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Stephen Kaita

Career Peer Educator

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Keep in contact with your references. Update them with your life, and ask how they are.

“Hi Coach, I was wondering if I could ask you a favour?”

“Sure”

“I’m applying for summer jobs, and I was wondering if I could use you as a reference?”

From a person who has gone from one job to another and one volunteer opportunity to the next, I’ve met people from various backgrounds. So trying to keep in touch can be hard, but is very easier to reestablish a meeting. However, people come and go, and as humans, we do forget people.

So, let’s get into why gathering references are very important. This is the reality. People forget people. Whether you have done a great job in your volunteer opportunity, your work can be forgotten within a matter of days, weeks, months and years. Keeping in contact with your references and asking for reference letters will provide physical evidence of what you have done, the skills you acquire and what makes you a great volunteer. Especially for volunteer opportunities, gathering references and reference letters is important. Sometimes, it will be the only thing you will have in order to apply to your next job or volunteer opportunity.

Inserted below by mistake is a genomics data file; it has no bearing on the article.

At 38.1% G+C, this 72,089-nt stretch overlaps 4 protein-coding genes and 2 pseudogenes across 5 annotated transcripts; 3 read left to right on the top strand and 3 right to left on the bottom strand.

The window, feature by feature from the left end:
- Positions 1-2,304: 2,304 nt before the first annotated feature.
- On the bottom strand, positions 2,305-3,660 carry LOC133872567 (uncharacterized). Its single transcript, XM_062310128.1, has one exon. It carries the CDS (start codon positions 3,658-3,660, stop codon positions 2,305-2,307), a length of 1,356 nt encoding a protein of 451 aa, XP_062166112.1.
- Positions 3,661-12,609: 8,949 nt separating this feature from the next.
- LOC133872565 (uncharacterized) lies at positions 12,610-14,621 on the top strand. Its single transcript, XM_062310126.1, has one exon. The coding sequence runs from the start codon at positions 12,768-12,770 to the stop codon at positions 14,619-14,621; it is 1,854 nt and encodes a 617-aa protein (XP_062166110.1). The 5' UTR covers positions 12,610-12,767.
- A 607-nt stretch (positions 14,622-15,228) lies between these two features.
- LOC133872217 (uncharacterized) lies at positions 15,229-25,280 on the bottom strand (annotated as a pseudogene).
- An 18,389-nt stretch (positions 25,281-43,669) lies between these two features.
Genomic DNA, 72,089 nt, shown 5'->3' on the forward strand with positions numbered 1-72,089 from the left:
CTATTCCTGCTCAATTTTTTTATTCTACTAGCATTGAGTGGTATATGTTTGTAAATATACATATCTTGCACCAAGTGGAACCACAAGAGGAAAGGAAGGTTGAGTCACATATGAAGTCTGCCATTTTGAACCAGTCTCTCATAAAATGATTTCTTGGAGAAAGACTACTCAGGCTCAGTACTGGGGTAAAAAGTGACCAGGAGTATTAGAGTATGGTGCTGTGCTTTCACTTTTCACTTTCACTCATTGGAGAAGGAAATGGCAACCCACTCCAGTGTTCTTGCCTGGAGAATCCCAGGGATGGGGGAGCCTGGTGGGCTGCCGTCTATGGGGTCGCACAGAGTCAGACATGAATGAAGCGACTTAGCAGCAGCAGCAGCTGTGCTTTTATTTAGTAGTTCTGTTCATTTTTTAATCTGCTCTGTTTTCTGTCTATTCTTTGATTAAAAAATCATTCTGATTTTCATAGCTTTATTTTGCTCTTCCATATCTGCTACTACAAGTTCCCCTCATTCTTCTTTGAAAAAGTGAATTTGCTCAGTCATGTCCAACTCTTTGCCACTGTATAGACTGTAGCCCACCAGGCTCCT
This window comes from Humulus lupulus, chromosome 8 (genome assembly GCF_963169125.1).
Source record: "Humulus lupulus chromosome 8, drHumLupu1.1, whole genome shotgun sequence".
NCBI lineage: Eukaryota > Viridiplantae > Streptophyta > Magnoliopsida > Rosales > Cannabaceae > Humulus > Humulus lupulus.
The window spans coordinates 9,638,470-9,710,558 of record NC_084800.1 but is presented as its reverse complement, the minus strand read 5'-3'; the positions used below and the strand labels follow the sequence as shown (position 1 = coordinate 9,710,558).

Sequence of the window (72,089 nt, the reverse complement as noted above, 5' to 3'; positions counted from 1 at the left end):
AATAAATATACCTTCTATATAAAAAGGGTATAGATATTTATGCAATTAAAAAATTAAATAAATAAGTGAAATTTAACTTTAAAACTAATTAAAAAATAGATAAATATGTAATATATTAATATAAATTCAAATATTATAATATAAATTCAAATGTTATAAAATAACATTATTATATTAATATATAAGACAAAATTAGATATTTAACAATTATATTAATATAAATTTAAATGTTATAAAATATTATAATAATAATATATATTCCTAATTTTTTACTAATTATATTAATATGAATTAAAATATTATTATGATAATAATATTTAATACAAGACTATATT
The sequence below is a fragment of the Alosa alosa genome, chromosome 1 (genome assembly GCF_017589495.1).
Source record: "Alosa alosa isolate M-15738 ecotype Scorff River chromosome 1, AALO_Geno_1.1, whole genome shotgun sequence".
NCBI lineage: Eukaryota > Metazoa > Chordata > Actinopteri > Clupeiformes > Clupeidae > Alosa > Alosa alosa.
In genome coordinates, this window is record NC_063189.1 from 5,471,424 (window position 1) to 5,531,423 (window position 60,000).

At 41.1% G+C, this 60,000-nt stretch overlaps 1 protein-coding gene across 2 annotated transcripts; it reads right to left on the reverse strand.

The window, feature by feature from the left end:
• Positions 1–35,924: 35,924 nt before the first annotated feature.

Engage

When gathering references, make sure you have a good impression. Especially when leaving a company or volunteer organization, keep in touch with your former colleagues. Sometimes, these people are willing to be your reference, and this becomes very important when searching for your next opportunity.

Amaze

Some of the people giving you the reference will give you a massive surprise. In one of my reference letters, I was very happy with some of the kind words my coach, supervisors and bosses have given to me. Yes, there is a generic way of writing a reference letter, but some of the keywords and phrases can make a huge impact on landing your next job and volunteer opportunity.

Relive

Have you ever heard of this statement? We relive experiences through writing. As a person who studies world literature and has taken classes in reflective practices, this is a true statement. Reliving experiences are great ways to understand yourself or another person. This is the basis of a reference letter. The employer or volunteer organizer is reading this letter to understand you, the candidate, and reliving your experiences through writing.

Remember, people appreciate volunteers, but humans forget people, and it’s in our nature to do so. Yes, we don’t do this intentionally; it just happens. So, remember to gather your references and ask for reference letters.

Final thoughts: Keep in contact with your references. Update them with your life, and ask how they are.  Make sure the contact information is updated. Maybe even set up a coffee chat. Nothing hurts with your references. Just always remember to thank them. 

About the Author

Headshot

Stephen Kaita

Career Peer Educator
Connect with Kaita on LinkedIn and Twitter.

Stephen Kaita is a Career Peer Educator and a second-year International Studies and World Literature student. He currently volunteers as a high school wrestling coach at the Langley United Wrestling Club and aspires to become a high school teacher or career advisor. As an aspiring teacher, he wants to focus on social issues in education and how to improve the well-being of a teacher. He has also previously volunteered as a teaching assistant.

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